Autumn collects synonyms. It’s already the only season with two interchangeable names, and from there, its monikers multiply. It’s also known as pumpkin season, apple season, cider season and more. But how long has autumn been known as the season for all kinds of pumpkin-spiced food and beverages, from pumpkin lattes to pumpkin ravioli to pumpkin ales and more? Do we owe it to Starbucks, which first introduced its pumpkin spice latte 11 years ago?
Actually, Starbucks can’t take credit for this one. Pumpkins have been part of the cuisine in North America for thousands of years. To the first European explorers who arrived in North America, pumpkins must have looked as abundant and diverse as they do around Wolff’s right now! It’s hard to find a European explorer who didn’t mention pumpkins in one writing or another. And archeological sites in North America and Central America have unearthed evidence of pumpkin seeds that dates back thousands of years!
Pumpkins flourished, and most Native Americans ate either the seeds (mmm… roasted pumpkin seeds!) or created “pumpkin jerky.” Swedish botanist Peter Kalm, who roamed the northeast in the mid-1700s, observed the process of making pumpkin jerky:
The Indians, in order to preserve the pumpkins for a very long time, cut them in long slices which they fasten or twist together and dry either in the sun or by the fire in a room. When they are thus dried, they will keep for years, and when boiled they taste very well. The Indians prepare them thus at home and on their journeys.
If this sounds delicious to you, try this recipe for Pumpkin Jerky! But perhaps something else this Swedish botanist observed sounds sweeter. He noticed that some Native Americans “mix flour with the pumpkins when making porridge… They often make pudding or even pie or a kind of tart out of them.” Now that sounds like an autumn delicacy!
As European settlers came to North America, they learned to use this native plant. In an article in the Colonial Williamsburg Journal, Mary Miley Theobald cites a Pilgrim’s poem from 1630 to show how important pumpkins had become to the continent’s newbies:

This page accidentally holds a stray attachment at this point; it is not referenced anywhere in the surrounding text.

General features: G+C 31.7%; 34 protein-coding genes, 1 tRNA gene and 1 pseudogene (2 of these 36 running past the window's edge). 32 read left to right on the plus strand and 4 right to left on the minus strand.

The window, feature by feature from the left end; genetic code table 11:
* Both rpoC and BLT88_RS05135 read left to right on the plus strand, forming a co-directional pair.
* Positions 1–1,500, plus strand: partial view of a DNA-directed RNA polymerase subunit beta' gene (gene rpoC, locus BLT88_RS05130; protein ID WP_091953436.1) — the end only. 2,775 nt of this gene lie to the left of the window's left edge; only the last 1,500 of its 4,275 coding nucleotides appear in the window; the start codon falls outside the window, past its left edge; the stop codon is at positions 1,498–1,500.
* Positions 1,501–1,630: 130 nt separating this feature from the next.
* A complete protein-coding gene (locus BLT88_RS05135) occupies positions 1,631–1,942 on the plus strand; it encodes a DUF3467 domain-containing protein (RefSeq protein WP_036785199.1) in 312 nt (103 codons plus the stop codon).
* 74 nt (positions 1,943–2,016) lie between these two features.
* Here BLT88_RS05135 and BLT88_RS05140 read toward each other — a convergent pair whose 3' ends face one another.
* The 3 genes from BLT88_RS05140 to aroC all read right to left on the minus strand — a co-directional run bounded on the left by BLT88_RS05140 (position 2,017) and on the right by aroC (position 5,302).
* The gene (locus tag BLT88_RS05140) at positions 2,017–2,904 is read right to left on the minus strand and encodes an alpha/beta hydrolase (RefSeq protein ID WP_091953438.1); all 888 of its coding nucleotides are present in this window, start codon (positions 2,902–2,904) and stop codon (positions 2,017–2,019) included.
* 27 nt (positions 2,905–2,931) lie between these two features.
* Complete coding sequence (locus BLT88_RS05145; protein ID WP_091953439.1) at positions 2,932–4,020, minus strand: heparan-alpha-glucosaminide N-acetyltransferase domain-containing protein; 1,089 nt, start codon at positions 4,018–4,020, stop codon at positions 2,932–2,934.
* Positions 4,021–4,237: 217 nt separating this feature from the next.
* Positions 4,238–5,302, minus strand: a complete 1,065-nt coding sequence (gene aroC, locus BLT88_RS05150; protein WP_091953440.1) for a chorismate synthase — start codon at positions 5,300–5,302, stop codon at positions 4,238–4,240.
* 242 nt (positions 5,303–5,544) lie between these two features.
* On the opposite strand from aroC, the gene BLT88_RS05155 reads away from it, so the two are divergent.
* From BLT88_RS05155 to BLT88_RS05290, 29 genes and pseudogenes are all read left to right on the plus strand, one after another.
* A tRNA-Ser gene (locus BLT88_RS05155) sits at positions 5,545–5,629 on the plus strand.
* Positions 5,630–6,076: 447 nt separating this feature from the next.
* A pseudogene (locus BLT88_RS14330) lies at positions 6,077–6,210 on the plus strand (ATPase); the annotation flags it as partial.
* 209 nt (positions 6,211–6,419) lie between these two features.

We have pumpkins at morning and pumpkins at noon,
If it were not for pumpkins we should be undoon.
And, it turns out, pumpkin ale is not a new innovation that has gained popularity along with hip microbreweries. The Pilgrims made pumpkin ale, too, because the poem continues:
If Barley be wanting to make into Malt
We must be contented and think it no Fault,
For we can make liquor to sweeten our Lips
Of Pumpkins and Parsnips and Walnut-Tree Chips.
Although English settlers like the Pilgrims loved pumpkins, the squash never caught on back in England. The French had introduced the “pompion” to the English in the 16th century, and, in the 17th century, they even shared a pumpkin torte recipe with the British, but the Brits didn’t love it.
So, if you’re craving pumpkin ale, pumpkin chipotle soup, pumpkin lattes or pumpkin pie right now, you are joining a thousand-year-old club. To capitalize on pumpkin season, here’s a sweet and savory pumpkin dinner that makes the most of this North American vegetable.
- 1 pound penne pasta, cooked
- 1 pound chicken sausage, cooked
- 1 medium onion, chopped
- 4 cloves garlic, minced
- 1 to 2 tablespoons olive oil
- 1 bay leaf
- 2 tablespoons fresh sage, sliced
- 2 cups vegetable broth, divided
- 1 cup pumpkin puree
- ½ cup heavy whipping cream
- ¼ teaspoon cinnamon
- ½ teaspoon cardamom
- ½ teaspoon salt (plus more to taste)
- Parmesan cheese, for topping
- Saute onion and garlic in hot olive oil until soft. Add 1 cup vegetable broth, bay leaf and sage and simmer until liquid has reduced by half.
- Add pumpkin puree, remaining 1 cup vegetable broth, cinnamon and cardamom, and cook, stirring frequently, until bubbly. Remove bay leaf.
- Add cream, salt and pepper and cook several minutes until thickened. Serve over cooked pasta and top with Parmesan cheese.
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